Earlier this year—like 2 million people before me—I read Marie Kondo’s book The Life-Changing Magic of Tidying. About a dozen pages in, I realized that it’s not a book written for people with children. There is neither the time in my life nor the space in my house to do things entirely her way.
I will not be pulling the contents of my wardrobe out to heap onto the floor and sort through in one go. I will not be rolling up my T-shirts and arranging them neatly in the drawer like sushi in a bento box. And I am very, very unlikely to get rid of my spare button collection, because you just never know when you might need one.
But there is an element of the KonMari approach that does work for me. The only message from the book that is still with me, six months later:
“Does this object spark joy?” she asks. “If it does, keep it. If not, dispose of it.”
Shortly after I’d read the book, but before I’d started to put it into practice, my 6-year-old son, Tom, came to me. We were in the middle of a two-week-long school vacation.
“I’ve got too many toys,” he said. “I’d like to look through them and choose some to get rid of.”
So we did. We sat in the middle of his playroom together and looked through all his toys—one plastic storage box at a time. He made one pile for donating to the kindergarten class at his school, and another pile to go to the thrift store.
The next day we did the same thing with his books, and the day after that we tackled his art and craft supplies. On the final day of the holidays, we did DVDs, clothes and cuddly toys, which for some reason fell into a category of their own. He only got rid of one stuffed animal, which had been a gift on a recent flight we’d taken, but as we already had several large boxes to give away, I said nothing.
Watching my son make his choices about what to keep and what to donate made me realize that Marie Kondo’s point about joy is something we know and practice instinctively as children. It is only as adults, when we start to project other emotions onto our belongings, that the clutter starts to build.
Tom kept hold of the things he cared about, even if there were times when I couldn’t understand why. He kept a wonky little stick figure made out of pipe cleaners, some laminated autumn leaves and a seemingly unremarkable pebble from the beach.
“Why are you keeping those?” I asked, with a raised eyebrow.
“Because I love them!” he said, indignantly.
It also worked the other way. He was able to discard things far more easily than I had imagined. We found a small toy car that had once been a favorite but had recently lost a wheel, and I’d been unable to do my usual fix with superglue. I assumed that his attachment to that little car and its associated memories would transcend the broken wheel, but as it went flying past my head into the trash can, I realized that wasn’t the case.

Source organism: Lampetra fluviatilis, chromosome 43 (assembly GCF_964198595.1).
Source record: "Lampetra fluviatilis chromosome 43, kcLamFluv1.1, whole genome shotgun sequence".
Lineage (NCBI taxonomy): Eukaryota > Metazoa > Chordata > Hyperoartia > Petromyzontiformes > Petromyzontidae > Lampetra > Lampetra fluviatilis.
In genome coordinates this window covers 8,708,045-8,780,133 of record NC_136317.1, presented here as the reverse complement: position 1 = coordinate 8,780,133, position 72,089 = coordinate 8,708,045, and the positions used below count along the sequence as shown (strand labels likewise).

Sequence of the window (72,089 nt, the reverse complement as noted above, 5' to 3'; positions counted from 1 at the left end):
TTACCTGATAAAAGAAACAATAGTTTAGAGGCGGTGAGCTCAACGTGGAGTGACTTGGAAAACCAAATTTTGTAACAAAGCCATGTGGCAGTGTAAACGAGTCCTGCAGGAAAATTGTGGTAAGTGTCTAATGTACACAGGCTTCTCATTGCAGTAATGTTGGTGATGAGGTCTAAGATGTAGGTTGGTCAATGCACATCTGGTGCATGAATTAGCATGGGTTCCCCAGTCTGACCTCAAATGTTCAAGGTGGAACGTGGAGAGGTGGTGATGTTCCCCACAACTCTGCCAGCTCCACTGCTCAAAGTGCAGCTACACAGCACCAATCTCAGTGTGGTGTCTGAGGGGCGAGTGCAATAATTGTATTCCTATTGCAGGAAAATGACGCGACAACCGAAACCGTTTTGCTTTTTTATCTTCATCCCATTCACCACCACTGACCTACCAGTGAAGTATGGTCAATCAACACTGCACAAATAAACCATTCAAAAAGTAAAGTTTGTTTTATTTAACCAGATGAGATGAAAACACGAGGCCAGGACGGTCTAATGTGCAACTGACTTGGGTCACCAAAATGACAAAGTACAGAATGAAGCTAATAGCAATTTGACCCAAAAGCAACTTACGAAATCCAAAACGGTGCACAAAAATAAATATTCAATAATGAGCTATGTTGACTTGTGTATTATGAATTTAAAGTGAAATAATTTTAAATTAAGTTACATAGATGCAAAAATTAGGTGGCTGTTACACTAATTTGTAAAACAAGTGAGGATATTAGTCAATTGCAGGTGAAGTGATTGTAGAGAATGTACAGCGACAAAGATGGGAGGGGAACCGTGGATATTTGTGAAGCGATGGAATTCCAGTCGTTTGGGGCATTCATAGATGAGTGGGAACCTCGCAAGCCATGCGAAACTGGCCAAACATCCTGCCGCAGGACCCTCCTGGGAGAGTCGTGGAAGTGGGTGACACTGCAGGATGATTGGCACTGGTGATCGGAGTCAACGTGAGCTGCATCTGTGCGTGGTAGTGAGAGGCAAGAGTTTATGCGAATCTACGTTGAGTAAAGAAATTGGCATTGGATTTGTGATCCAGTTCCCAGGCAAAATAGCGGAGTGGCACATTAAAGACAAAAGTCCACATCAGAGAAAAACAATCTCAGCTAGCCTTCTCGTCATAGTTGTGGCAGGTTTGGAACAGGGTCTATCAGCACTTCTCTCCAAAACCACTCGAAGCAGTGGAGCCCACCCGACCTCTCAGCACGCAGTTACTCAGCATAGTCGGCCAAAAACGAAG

“Wasn’t that from Grandpa?” I asked the next day, as he put a book in the giveaway pile.
“Yes,” he said, “but there are other gifts from Grandpa that I like better. That one wasn’t very interesting.”
How refreshing to watch someone so unencumbered by guilt. Tom understood instinctively what I had to read a book to realize—that getting rid of an unwanted gift doesn’t meant that you love the gift-giver less. If anything, holding onto only your very favorite gifts makes you appreciate and think about the person more.
Since Tom’s big clear-out a few months ago, I’ve noticed that he has become much more selective about what he chooses to keep. If he breaks or tears something, he gets rid of it right away with no regrets. I’ve found so many things in the recycling bin—a gold crown that he had only worn for two minutes, a beautifully crafted paper airplane, a magazine that he has only read once—and I’ve wanted to tell him what a waste that seems to me.
But I’ve resisted. He understands that the moment of life and love and joy for those objects has gone. Why would I burden him with a sense of obligation to hold onto them?
Instead, I’m trying to learn from him.
I am going through all my belongings—not in the structured way that Marie Kondo insists upon, but in a way that works for me—and I am starting to understand that letting go is what will allow me to live more fully in this moment.
Clothes have been easy to get rid of. I will not be going down a size or two. I will never take the time to patch that hole or stitch that sleeve. I know that scarf was a beautiful gift, and I appreciate the thought so much, but someone else will love it and wear it more than me.
My wedding dress has gone. The baby clothes have gone. But I will not forget what marriage or motherhood means; my memories are far less attached to those objects in boxes than I thought they were.
Old digital items have been easy: the best photos have been printed and the funniest text messages imprinted in my mind.
Even books—which have always been the hardest thing for me to let go of—have been getting easier. I hold a picture in my mind of Tom and his gift from Grandpa, and I, too, feel free of guilt. Gone are the should-reads and the have-read-once-but-won’t-again-reads. My bedside table now holds a stack of just six or seven novels that I’ve moved around with me for years and never taken the time to open. I can’t wait to work my way through them.
Marie Kondo is absolutely right. The simple act of tidying up can be a life-changing, magical one. It can make you feel lighter and happier, and give you a much deeper sense of what your priorities and passions are.
But I didn’t need a book to show me that.
I just needed my son.